JIS News

Prime Minister, Portia Simpson Miller has called for an immediate improvement in the treatment of the citizens in their interaction with the various sectors of the justice system, particularly in the island’s courts.
“One of the most consistent problems in the justice system identified by members of the public is the lack of respect with which they are treated in the courts. and so we need to carry forward the culture of change in the public sector as part of the reform of the justice system,” Mrs. Simpson Miller said in her address at the opening of the two-day National Justice Reform Summit at the Jamaica Conference Centre, on May 10.
While acknowledging the need for resources to be allocated towards the overall improvement of the system, Mrs. Simpson Miller said, “We often talk about the money it will take to reform our justice system, yet some of the most urgent and pressing things which need to be done do not require money.”
“How much does it cost to show respect to the poor? How much does it cost to treat the uneducated with respect? How much does it cost to show people that we value their time, and what is the cost of serving people, regardless of their street address, occupation, or lack of it?” she said.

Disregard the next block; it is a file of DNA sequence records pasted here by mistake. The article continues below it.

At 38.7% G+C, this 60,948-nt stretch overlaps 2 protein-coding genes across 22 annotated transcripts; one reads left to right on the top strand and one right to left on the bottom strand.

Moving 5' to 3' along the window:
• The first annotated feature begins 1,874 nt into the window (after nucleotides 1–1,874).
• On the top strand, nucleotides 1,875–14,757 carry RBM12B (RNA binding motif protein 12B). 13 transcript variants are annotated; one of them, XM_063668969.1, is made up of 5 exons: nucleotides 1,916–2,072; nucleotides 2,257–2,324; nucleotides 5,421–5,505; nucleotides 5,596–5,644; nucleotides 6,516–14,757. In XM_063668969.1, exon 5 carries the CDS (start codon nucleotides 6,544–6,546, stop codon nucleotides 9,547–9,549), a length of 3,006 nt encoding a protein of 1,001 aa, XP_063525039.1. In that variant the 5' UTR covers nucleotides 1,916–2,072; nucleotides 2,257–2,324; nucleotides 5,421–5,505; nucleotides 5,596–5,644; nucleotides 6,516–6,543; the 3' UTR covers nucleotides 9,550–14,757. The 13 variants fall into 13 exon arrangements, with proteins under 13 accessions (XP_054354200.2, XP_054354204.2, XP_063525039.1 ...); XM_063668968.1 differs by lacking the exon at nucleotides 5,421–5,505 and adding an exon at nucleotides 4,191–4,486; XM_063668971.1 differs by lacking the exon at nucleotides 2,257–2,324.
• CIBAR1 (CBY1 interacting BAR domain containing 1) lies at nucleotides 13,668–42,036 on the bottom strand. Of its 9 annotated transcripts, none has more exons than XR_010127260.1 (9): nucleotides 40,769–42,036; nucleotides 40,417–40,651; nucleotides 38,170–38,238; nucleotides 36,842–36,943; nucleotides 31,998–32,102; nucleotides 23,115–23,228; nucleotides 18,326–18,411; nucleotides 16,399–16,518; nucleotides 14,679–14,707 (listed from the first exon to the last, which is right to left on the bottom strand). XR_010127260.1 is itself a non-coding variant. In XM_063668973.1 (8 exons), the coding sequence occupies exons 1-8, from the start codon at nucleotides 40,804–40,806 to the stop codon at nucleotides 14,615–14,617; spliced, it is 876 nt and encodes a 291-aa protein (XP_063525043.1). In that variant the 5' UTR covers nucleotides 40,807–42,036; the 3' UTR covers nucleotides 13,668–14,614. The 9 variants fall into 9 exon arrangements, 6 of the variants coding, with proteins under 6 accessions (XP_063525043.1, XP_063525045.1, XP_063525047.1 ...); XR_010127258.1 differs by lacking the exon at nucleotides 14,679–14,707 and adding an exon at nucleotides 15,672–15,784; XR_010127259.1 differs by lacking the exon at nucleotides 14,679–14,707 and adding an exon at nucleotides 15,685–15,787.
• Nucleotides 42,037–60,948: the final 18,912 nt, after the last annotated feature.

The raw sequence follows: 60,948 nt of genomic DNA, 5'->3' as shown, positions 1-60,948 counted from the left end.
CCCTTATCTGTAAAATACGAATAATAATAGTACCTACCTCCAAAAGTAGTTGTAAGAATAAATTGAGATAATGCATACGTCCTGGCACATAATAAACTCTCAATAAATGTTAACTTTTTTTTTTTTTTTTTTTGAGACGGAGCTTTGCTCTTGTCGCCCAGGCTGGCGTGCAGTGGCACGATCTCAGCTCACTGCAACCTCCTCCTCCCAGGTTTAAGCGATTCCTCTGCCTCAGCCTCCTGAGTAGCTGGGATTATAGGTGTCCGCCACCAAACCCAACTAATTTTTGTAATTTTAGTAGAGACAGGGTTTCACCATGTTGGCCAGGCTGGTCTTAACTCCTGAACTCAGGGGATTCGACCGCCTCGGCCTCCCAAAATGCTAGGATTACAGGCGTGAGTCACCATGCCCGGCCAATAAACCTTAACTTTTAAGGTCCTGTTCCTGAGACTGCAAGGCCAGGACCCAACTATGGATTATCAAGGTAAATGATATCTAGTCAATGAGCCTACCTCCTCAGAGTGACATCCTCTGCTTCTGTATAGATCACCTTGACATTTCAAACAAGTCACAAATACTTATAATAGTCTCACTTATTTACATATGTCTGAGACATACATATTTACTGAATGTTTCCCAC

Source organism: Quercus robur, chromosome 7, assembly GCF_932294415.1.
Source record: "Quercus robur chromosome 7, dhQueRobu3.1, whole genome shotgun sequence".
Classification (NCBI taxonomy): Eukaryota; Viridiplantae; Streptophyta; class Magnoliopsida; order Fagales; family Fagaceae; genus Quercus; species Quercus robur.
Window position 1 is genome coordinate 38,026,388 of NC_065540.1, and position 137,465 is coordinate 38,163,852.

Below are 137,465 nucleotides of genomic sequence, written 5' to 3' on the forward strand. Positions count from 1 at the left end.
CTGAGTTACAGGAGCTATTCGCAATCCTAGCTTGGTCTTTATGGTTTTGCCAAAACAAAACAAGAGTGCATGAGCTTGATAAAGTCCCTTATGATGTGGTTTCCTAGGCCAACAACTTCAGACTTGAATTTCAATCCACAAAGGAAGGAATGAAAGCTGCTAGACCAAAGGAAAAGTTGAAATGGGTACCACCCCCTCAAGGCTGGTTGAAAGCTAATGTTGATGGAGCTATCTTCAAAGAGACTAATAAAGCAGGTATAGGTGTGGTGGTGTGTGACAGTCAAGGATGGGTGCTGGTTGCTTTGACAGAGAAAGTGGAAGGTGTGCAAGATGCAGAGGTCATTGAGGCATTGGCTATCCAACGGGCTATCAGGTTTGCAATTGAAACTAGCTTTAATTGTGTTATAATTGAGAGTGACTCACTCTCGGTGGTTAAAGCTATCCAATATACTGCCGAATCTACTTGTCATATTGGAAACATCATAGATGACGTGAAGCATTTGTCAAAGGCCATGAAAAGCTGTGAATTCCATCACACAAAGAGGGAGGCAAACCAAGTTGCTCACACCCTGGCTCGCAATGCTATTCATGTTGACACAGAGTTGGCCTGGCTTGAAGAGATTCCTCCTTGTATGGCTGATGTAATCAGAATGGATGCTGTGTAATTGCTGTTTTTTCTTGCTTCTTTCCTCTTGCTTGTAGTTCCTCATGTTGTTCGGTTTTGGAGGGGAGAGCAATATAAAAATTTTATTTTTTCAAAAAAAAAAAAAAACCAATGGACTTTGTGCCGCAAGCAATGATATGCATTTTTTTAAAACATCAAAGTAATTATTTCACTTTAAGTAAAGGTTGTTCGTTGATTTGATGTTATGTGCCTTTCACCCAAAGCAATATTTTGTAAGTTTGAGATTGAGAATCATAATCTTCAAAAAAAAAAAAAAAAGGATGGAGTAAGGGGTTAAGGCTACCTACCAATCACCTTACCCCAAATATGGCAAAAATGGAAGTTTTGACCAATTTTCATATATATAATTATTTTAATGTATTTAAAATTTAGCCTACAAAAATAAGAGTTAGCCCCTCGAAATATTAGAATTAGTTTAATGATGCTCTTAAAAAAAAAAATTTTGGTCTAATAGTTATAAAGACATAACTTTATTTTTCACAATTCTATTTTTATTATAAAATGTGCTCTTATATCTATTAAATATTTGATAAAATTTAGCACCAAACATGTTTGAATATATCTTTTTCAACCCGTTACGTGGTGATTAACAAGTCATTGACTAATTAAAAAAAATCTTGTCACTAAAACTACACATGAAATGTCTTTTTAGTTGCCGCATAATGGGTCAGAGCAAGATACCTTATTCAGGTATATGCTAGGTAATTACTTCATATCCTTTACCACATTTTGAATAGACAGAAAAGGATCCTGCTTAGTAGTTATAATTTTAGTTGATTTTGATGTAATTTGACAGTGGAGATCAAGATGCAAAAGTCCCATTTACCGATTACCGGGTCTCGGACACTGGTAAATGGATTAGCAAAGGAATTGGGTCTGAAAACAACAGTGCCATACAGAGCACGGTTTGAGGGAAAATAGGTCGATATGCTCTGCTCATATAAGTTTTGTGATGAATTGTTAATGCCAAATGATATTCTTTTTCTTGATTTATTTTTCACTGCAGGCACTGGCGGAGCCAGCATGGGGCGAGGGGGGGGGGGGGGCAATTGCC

Noting that the court should be a place associated with justice and equity, she asserted that the ongoing reform of the justice system would convert the sector to a state where the inequalities, delays, and inefficiencies by which it is now characterised, will become features of the past.
“It is a total transformation of the system,” she said, emphasising that a proper justice system was essential to a success of the nation. “There is no way that this country can experience the peace, harmony trust, co-operation and consensus building which it so desperately needs, without a credible justice system,” the Prime Minister pointed out.
Mrs. Simpson Miller affirmed that the reform was being treated as a matter of high priority, stating that “the issue is not whether we can afford a proper and efficiently running justice system, but that the cost of not having one is far greater, unbearable, and unacceptable.”
Plans for the overhaul of the justice system emerged with a commitment from Cabinet in January 2006 to provide the necessary resources for the undertaking.
Subsequently the justice sector has received budgetary allocations, which are significantly higher than any amount previously allotted.
To date, a comprehensive review of the system has been undertaken, with assistance from a team of consultants from the Canadian Bar Association, and the Jamaica Justice System Reform Task Force. The findings from the review phase as well as recommendations for the reform are documented in a 260 – page preliminary report.

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